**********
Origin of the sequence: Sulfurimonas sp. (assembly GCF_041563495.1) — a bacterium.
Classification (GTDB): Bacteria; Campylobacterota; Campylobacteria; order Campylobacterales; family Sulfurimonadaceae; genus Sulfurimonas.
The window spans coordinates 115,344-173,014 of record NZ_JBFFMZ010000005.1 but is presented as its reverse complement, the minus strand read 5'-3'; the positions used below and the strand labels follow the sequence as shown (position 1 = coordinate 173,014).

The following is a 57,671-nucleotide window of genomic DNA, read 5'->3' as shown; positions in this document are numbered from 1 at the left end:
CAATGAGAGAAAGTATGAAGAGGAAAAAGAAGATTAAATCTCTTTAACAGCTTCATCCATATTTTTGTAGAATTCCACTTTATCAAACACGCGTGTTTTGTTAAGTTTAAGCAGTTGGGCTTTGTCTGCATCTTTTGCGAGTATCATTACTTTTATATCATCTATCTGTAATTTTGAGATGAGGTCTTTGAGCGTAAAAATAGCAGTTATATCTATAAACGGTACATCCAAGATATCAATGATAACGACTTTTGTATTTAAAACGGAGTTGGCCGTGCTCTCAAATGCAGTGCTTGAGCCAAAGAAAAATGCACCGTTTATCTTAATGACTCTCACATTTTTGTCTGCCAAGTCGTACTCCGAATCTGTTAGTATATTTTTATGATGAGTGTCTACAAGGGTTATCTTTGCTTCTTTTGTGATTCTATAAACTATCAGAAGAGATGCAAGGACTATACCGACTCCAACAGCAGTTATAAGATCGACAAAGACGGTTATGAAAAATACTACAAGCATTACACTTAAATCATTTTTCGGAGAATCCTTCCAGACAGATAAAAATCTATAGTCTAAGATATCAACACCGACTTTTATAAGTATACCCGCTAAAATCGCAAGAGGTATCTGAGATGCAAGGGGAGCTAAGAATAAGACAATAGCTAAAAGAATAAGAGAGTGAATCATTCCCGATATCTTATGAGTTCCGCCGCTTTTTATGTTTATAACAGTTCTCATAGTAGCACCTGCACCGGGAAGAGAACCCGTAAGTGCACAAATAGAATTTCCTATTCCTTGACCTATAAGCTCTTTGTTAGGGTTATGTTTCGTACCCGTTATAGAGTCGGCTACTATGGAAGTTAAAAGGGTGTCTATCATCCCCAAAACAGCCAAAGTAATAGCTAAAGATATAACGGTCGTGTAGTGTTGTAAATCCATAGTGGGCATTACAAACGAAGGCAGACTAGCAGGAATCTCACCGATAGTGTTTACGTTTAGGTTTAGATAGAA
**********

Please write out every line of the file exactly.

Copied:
Origin of the sequence: Sulfurimonas sp. (assembly GCF_041563495.1) — a bacterium.
Classification (GTDB): Bacteria; Campylobacterota; Campylobacteria; order Campylobacterales; family Sulfurimonadaceae; genus Sulfurimonas.
The window spans coordinates 115,344-173,014 of record NZ_JBFFMZ010000005.1 but is presented as its reverse complement, the minus strand read 5'-3'; the positions used below and the strand labels follow the sequence as shown (position 1 = coordinate 173,014).

The following is a 57,671-nucleotide window of genomic DNA, read 5'->3' as shown; positions in this document are numbered from 1 at the left end:
CAATGAGAGAAAGTATGAAGAGGAAAAAGAAGATTAAATCTCTTTAACAGCTTCATCCATATTTTTGTAGAATTCCACTTTATCAAACACGCGTGTTTTGTTAAGTTTAAGCAGTTGGGCTTTGTCTGCATCTTTTGCGAGTATCATTACTTTTATATCATCTATCTGTAATTTTGAGATGAGGTCTTTGAGCGTAAAAATAGCAGTTATATCTATAAACGGTACATCCAAGATATCAATGATAACGACTTTTGTATTTAAAACGGAGTTGGCCGTGCTCTCAAATGCAGTGCTTGAGCCAAAGAAAAATGCACCGTTTATCTTAATGACTCTCACATTTTTGTCTGCCAAGTCGTACTCCGAATCTGTTAGTATATTTTTATGATGAGTGTCTACAAGGGTTATCTTTGCTTCTTTTGTGATTCTATAAACTATCAGAAGAGATGCAAGGACTATACCGACTCCAACAGCAGTTATAAGATCGACAAAGACGGTTATGAAAAATACTACAAGCATTACACTTAAATCATTTTTCGGAGAATCCTTCCAGACAGATAAAAATCTATAGTCTAAGATATCAACACCGACTTTTATAAGTATACCCGCTAAAATCGCAAGAGGTATCTGAGATGCAAGGGGAGCTAAGAATAAGACAATAGCTAAAAGAATAAGAGAGTGAATCATTCCCGATATCTTATGAGTTCCGCCGCTTTTTATGTTTATAACAGTTCTCATAGTAGCACCTGCACCGGGAAGAGAACCCGTAAGTGCACAAATAGAATTTCCTATTCCTTGACCTATAAGCTCTTTGTTAGGGTTATGTTTCGTACCCGTTATAGAGTCGGCTACTATGGAAGTTAAAAGGGTGTCTATCATCCCCAAAACAGCCAAAGTAATAGCTAAAGATATAACGGTCGTGTAGTGTTGTAAATCCATAGTGGGCATTACAAACGAAGGCAGACTAGCAGGAATCTCACCGATAGTGTTTACGTTTAGGTTTAGATAGAA